RIT Conditioning with Zevalin Prior to Autologous Transplantation Improves Overall Survival in Patients with DLCL

Radioimmunotherapy conditioning with Zevalin® (ibritumomab tiuxetan) prior to autologous stem cell transplantation in patients with diffuse large cell lymphoma offers a similar relapse incidence to total body irradiation, but has lower toxicity and improved overall survival, according to the results of a study published in Biol Blood Marrow Transplant.

Non-Hodgkin’s lymphoma (NHL) refers to a group of cancers that originate in different cells of the immune system. Diffuse large cell NHL (DLCL) is considered an aggressive type of NHL.

Zevalin is a type of radioimmunotherapy treatment (RIT) that combines the monoclonal antibody Rituxan® (rituximab) with Zevalin, which is comprised of an anti-CD20 monoclonal antibody and Yttrium-90, a radioisotope that delivers the radiation. When injected into the body, Zevalin attaches to a protein (CD20) found only on the surface of B-lymphcytes, such as cancerous B-cells found in many forms of non-Hodgkin’s lymphoma. The radioactivity that is spontaneously emitted targets the B-cell and destroys it. This approach protects healthy tissue.

Zevalin has been shown to be a highly effective treatment-and has the added benefit of being administered over a single short period of time. Zevalin is administered on an outpatient basis and the total duration of therapy is less than 10 days.  Zevalin offers active patients the opportunity to spend less time undergoing treatment than more conventional chemotherapy.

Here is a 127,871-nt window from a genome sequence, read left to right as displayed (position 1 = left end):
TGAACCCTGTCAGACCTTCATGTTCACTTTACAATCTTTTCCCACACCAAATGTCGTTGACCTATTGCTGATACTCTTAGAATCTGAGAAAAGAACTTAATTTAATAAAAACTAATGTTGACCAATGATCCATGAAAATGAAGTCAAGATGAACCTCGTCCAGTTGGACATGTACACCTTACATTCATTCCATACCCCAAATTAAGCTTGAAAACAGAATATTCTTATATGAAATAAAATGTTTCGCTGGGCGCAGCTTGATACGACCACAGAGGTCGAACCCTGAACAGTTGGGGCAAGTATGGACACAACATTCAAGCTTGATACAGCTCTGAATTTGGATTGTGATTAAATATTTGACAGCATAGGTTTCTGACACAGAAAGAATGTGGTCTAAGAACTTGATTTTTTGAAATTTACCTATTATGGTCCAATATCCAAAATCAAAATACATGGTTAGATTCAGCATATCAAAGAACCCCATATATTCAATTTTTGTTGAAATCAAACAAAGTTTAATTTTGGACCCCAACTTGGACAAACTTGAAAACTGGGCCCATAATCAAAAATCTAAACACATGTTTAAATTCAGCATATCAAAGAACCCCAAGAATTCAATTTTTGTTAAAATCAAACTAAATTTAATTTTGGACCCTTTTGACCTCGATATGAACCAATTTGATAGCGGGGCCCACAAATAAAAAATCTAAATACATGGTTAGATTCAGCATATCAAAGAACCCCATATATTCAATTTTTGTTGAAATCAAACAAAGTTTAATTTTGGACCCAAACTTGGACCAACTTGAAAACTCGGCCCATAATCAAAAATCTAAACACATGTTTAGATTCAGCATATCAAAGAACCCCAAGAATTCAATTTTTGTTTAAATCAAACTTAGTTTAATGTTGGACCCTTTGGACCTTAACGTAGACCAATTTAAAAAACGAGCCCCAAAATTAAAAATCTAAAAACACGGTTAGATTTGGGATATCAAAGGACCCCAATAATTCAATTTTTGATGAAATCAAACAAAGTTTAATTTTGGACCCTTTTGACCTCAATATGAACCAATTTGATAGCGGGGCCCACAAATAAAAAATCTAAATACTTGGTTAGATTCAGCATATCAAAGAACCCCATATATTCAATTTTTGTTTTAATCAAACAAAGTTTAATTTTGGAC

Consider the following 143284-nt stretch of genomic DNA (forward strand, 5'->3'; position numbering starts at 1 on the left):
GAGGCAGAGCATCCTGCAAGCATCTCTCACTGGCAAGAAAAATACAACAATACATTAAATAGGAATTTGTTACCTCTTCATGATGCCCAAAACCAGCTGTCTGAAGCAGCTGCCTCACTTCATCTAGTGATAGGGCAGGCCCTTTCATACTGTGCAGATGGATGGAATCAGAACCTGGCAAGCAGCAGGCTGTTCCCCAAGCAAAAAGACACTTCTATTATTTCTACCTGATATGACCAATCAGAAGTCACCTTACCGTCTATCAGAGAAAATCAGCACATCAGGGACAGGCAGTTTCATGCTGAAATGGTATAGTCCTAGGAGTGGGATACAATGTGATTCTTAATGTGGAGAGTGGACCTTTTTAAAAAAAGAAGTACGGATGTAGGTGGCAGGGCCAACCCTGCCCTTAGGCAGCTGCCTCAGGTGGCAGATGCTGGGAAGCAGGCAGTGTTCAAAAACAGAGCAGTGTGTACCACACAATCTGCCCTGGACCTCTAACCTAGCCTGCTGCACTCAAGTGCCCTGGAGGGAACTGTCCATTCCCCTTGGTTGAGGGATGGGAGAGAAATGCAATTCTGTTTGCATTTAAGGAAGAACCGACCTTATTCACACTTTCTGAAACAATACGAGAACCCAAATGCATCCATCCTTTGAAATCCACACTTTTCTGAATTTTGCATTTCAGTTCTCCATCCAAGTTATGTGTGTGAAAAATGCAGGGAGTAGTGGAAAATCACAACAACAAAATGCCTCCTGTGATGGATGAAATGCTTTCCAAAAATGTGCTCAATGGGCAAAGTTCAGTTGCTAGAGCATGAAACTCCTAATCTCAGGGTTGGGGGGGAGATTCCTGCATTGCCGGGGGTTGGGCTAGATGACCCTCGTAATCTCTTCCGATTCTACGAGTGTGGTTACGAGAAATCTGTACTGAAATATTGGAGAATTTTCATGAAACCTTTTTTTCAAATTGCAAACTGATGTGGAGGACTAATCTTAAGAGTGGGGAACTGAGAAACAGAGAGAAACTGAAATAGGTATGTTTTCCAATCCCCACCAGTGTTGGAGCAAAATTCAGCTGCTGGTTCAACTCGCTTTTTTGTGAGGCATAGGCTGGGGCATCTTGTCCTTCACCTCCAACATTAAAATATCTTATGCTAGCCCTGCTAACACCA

Researchers conducted a matched cohort analysis of autologous transplant conditioning regimens for DLCL in 92 patients. Patients were treated either with Zevalin plus BEAM (BCNU, etoposide, cytarabine, melphalan) (Z-BEAM) or with total body irradiation (TBI) plus etoposide and cyclophosphamide.

At four years, the results indicated that overall survival in the Z-BEAM group was 81 percent compared with 52.7 percent in the TBI group. The four-year cumulative incidence of relapse/progression was 40.4 percent in the Z-BEAM group and 42.1 percent in the TBI group. Nonrelapse mortality was superior in the Z-BEAM group—0 percent compared with 15.8 percent in the TBI group. Patients in the TBI group had higher rates of cardiac toxicity, whereas patients in the Z-BEAM group had higher rates of pulmonary toxicity.

The researchers concluded that the radioimmunotherapy-based conditioning regimen with Zevalin had a similar relapse incidence to TBI and resulted in improved overall survival, particularly in patients with more than two prior regimens.

Reference:

Krishnan A, Palmer JM, Tsai NC, et al. Matched-cohort analysis of autologous hematopoietic cell transplantation with radioimmunotherapy versus total body irradiation-based conditioning for poor-risk diffuse large cell lymphoma. Biol Blood Marrow Transplant. 2012; 18: 441-450.

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